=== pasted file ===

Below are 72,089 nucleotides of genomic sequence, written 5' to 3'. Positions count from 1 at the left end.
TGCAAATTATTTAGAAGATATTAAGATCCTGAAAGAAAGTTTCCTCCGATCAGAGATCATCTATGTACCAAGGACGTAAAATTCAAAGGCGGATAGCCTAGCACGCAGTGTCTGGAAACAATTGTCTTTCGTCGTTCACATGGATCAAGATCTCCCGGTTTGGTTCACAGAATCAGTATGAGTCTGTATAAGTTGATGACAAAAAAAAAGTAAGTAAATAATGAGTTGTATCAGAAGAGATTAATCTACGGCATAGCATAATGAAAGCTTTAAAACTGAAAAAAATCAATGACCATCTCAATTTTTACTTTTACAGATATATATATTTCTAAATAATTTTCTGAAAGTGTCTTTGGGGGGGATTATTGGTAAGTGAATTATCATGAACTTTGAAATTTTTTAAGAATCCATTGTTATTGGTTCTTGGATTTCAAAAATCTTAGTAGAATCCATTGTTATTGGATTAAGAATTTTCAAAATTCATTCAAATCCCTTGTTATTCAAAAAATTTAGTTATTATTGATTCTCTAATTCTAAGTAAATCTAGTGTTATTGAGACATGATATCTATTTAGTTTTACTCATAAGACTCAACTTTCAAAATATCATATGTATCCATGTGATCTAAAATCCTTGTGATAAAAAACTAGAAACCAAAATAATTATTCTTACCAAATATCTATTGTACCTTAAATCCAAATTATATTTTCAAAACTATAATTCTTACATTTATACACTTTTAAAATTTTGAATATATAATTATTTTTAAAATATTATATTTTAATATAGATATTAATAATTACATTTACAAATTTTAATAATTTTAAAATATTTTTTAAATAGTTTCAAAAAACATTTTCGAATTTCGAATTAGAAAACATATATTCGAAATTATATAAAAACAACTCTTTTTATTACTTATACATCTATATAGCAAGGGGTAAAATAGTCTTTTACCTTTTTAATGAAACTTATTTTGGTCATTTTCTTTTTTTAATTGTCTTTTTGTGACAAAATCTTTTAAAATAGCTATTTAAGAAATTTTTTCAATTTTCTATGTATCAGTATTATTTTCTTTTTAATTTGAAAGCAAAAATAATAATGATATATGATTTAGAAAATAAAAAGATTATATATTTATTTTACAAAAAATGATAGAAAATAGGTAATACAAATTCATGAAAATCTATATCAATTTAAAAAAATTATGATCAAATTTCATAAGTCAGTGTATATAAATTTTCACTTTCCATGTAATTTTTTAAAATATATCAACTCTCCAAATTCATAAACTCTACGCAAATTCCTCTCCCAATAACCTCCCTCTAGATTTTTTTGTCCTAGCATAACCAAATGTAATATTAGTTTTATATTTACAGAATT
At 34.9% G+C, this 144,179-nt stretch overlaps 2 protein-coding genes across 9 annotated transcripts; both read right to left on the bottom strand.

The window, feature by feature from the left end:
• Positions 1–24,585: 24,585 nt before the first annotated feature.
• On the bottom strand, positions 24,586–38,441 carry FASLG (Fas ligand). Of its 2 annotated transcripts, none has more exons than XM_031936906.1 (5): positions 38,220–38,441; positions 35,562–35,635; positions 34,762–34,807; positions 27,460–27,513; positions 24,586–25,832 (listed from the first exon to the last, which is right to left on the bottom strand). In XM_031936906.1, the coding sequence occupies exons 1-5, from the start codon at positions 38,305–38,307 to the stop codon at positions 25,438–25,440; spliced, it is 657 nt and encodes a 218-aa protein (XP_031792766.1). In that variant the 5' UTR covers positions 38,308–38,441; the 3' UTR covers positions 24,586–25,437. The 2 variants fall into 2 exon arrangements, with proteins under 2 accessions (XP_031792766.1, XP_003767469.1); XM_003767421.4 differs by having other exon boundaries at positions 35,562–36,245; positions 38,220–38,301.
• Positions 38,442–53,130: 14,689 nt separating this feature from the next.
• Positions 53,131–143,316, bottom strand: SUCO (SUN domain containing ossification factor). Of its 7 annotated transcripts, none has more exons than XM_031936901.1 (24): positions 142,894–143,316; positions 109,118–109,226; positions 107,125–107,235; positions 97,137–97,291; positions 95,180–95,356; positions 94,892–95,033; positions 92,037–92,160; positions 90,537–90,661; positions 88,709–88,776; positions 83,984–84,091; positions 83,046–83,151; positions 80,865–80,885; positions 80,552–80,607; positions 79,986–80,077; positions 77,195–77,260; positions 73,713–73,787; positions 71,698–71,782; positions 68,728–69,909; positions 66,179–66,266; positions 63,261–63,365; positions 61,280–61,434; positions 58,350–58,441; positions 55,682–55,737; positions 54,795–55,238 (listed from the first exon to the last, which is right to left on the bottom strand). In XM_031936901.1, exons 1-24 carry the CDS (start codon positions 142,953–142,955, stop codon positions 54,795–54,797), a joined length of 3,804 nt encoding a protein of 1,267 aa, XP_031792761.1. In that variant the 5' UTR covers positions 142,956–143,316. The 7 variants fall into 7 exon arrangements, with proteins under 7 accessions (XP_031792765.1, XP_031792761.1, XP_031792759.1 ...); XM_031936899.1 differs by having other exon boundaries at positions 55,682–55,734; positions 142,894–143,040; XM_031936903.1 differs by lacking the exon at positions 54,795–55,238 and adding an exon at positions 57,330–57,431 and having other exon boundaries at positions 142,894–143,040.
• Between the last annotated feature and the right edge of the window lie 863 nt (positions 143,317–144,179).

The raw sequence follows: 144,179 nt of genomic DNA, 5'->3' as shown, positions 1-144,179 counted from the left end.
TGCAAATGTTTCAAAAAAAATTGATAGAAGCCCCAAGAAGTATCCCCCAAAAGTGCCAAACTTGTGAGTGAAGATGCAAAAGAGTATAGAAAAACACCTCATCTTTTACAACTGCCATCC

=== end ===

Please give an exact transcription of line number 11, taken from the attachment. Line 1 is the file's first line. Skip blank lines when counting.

TGCAAATGTTTCAAAAAAAATTGATAGAAGCCCCAAGAAGTATCCCCCAAAAGTGCCAAACTTGTGAGTGAAGATGCAAAAGAGTATAGAAAAACACCTCATCTTTTACAACTGCCATCC